Now I can appreciate that “The Underdog” is a useful trope for story arcs to draw the audience in, but this goes well beyond it. In the past six years the franchise has used America as a punching bag for its settings and stories, with victory always coming at a harsh cost, or even being a false one. Typically all actual progress is made by British and Russian soldiers, with the Americans at best holding ground, but typically significantly endangering everyone and the mission. For this reason, I reject the cries of “‘Murica” and other misinformed slurs in regards to Call of Duty. If the franchise was to sing the praises of a people, it would be the British, followed by Russians. The idea that it is military propaganda is a blind accusation. Americans blunder, sputter, and die in Call of Duty. They do not go down gloriously in a hail of fire (with the exception of one scene in Modern Warfare 3) and they aren’t particularly clever or aware. Call of Duty has many issues, many many issues, but they are not criticized for them typically. Jingoism is certainly not an issue of the franchise, but it is a useful tool of oikophobes, hoplophobes, and those who desire to enforce the perception of America being self-obsessed and self-praising at all times.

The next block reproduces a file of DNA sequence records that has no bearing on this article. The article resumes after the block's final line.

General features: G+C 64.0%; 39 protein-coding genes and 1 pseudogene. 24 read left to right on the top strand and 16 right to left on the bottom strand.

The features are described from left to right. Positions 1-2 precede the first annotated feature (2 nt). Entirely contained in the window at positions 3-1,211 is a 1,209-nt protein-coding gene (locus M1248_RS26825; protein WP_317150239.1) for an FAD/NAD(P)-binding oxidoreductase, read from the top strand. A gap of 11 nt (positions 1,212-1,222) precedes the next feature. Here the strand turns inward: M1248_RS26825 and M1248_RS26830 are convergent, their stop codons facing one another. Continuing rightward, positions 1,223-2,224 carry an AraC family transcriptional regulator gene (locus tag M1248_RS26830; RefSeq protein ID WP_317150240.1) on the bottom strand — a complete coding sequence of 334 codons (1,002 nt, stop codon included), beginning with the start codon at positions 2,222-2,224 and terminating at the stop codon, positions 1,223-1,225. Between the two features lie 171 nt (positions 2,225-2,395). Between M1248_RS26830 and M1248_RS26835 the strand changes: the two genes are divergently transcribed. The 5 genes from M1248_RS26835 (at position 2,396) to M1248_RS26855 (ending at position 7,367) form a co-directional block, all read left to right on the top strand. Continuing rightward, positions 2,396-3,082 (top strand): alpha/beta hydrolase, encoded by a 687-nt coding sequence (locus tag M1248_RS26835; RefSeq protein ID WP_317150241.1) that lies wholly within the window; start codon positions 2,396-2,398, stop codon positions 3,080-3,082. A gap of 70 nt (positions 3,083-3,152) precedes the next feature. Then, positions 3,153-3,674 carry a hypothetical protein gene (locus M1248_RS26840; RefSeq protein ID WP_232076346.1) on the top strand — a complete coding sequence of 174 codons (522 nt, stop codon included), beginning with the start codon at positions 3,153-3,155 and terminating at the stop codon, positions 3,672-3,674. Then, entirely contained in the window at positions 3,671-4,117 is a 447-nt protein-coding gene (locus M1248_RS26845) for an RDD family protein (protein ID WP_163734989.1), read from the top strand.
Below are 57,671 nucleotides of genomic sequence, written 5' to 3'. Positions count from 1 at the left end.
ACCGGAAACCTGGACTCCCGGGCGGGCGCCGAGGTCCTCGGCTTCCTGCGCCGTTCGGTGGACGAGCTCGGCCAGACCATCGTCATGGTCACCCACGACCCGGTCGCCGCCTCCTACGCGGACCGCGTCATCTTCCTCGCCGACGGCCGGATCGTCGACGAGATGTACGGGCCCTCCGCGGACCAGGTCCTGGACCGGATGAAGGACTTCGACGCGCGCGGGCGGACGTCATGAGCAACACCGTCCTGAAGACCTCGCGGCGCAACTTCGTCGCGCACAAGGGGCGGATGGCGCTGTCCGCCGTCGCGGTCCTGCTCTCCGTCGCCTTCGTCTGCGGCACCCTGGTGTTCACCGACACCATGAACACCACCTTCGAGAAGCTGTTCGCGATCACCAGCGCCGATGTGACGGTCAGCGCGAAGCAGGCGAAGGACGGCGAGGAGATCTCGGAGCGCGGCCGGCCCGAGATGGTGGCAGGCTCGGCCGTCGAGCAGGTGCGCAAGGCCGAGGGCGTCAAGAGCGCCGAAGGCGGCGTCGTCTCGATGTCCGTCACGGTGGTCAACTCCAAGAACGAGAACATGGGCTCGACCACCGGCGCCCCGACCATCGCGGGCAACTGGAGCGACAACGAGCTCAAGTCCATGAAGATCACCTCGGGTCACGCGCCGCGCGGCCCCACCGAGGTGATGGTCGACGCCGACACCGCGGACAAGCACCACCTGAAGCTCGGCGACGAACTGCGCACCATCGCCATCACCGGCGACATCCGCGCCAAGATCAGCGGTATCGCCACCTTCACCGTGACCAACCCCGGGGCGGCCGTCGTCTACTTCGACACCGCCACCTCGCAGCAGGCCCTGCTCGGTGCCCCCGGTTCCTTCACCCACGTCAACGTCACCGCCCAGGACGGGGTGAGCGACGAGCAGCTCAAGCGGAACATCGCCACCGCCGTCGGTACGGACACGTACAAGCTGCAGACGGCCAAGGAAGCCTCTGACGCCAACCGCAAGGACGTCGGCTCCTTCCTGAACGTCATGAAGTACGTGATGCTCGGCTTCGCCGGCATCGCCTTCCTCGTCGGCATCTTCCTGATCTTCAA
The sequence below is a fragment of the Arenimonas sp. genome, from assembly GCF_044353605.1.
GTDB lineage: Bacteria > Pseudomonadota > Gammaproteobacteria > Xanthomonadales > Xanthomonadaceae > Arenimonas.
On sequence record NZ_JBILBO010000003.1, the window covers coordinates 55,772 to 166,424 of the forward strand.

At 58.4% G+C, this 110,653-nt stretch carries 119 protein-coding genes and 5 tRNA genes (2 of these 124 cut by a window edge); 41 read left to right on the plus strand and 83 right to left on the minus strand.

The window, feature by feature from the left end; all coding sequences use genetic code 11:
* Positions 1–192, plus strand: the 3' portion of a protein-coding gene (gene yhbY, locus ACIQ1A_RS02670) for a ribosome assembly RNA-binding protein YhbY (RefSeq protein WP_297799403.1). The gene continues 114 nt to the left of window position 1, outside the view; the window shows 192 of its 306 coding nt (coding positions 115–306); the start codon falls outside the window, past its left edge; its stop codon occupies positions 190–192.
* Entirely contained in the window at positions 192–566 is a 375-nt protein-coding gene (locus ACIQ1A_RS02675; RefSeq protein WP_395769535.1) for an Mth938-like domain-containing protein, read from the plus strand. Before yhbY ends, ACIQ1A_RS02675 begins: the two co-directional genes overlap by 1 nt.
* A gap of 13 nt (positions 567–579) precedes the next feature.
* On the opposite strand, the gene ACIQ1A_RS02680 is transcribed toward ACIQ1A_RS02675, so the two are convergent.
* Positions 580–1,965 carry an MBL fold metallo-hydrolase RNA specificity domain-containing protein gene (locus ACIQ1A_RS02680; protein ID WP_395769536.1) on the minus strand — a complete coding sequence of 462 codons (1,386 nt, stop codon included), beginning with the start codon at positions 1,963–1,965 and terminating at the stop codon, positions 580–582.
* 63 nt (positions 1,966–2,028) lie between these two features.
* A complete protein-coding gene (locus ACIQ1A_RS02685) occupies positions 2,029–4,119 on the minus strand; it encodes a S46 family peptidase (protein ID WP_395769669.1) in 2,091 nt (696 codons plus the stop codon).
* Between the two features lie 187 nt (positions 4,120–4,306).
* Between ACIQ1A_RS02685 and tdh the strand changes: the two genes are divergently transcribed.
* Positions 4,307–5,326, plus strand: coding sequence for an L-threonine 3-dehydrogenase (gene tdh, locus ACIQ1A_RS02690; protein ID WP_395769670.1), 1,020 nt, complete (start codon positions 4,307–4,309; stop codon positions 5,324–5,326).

To put it another way, if the country roles were reversed in the Call of Duty plotlines, accusations of American jingoism would then be somewhat correct.

2 thoughts on “Call of Duty and Jingoisim

  1. x

    Good read. This was a nice breakdown. I’m going to save this to link in the future for arguments sake.

  2. Pingback: You’ll Never Guess What’s In RPS’ CoD Coverage | scar3crow's Straw Men